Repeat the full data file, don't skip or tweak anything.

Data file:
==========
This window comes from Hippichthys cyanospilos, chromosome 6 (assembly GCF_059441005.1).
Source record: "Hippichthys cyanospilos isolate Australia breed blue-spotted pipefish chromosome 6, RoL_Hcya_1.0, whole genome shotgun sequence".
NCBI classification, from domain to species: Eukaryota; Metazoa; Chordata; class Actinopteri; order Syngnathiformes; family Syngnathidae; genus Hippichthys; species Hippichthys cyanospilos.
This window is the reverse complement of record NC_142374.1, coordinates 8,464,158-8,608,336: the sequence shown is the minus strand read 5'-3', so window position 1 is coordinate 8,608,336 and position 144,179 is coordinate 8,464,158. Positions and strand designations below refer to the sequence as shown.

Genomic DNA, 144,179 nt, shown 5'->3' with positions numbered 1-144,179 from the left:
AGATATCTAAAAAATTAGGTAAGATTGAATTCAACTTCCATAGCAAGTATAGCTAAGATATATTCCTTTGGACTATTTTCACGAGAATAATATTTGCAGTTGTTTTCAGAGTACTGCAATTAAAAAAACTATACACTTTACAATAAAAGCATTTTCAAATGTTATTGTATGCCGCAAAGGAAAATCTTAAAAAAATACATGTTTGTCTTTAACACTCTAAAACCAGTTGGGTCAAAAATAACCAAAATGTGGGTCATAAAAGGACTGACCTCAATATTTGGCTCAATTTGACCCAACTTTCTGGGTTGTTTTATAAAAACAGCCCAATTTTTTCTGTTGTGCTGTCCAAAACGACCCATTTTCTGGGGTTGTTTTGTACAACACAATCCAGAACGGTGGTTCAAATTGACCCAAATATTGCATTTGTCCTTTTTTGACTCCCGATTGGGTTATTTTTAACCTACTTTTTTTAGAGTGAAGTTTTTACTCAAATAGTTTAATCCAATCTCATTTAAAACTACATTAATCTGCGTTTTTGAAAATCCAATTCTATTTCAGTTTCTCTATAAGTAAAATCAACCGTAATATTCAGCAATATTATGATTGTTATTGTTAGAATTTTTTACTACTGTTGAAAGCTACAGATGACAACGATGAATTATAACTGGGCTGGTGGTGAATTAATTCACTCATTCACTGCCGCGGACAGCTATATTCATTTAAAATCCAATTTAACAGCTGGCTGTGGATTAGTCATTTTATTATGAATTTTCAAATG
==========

This window comes from Hippichthys cyanospilos, chromosome 6 (assembly GCF_059441005.1).
Source record: "Hippichthys cyanospilos isolate Australia breed blue-spotted pipefish chromosome 6, RoL_Hcya_1.0, whole genome shotgun sequence".
NCBI classification, from domain to species: Eukaryota; Metazoa; Chordata; class Actinopteri; order Syngnathiformes; family Syngnathidae; genus Hippichthys; species Hippichthys cyanospilos.
This window is the reverse complement of record NC_142374.1, coordinates 8,464,158-8,608,336: the sequence shown is the minus strand read 5'-3', so window position 1 is coordinate 8,608,336 and position 144,179 is coordinate 8,464,158. Positions and strand designations below refer to the sequence as shown.

Genomic DNA, 144,179 nt, shown 5'->3' with positions numbered 1-144,179 from the left:
AGATATCTAAAAAATTAGGTAAGATTGAATTCAACTTCCATAGCAAGTATAGCTAAGATATATTCCTTTGGACTATTTTCACGAGAATAATATTTGCAGTTGTTTTCAGAGTACTGCAATTAAAAAAACTATACACTTTACAATAAAAGCATTTTCAAATGTTATTGTATGCCGCAAAGGAAAATCTTAAAAAAATACATGTTTGTCTTTAACACTCTAAAACCAGTTGGGTCAAAAATAACCAAAATGTGGGTCATAAAAGGACTGACCTCAATATTTGGCTCAATTTGACCCAACTTTCTGGGTTGTTTTATAAAAACAGCCCAATTTTTTCTGTTGTGCTGTCCAAAACGACCCATTTTCTGGGGTTGTTTTGTACAACACAATCCAGAACGGTGGTTCAAATTGACCCAAATATTGCATTTGTCCTTTTTTGACTCCCGATTGGGTTATTTTTAACCTACTTTTTTTAGAGTGAAGTTTTTACTCAAATAGTTTAATCCAATCTCATTTAAAACTACATTAATCTGCGTTTTTGAAAATCCAATTCTATTTCAGTTTCTCTATAAGTAAAATCAACCGTAATATTCAGCAATATTATGATTGTTATTGTTAGAATTTTTTACTACTGTTGAAAGCTACAGATGACAACGATGAATTATAACTGGGCTGGTGGTGAATTAATTCACTCATTCACTGCCGCGGACAGCTATATTCATTTAAAATCCAATTTAACAGCTGGCTGTGGATTAGTCATTTTATTATGAATTTTCAAATG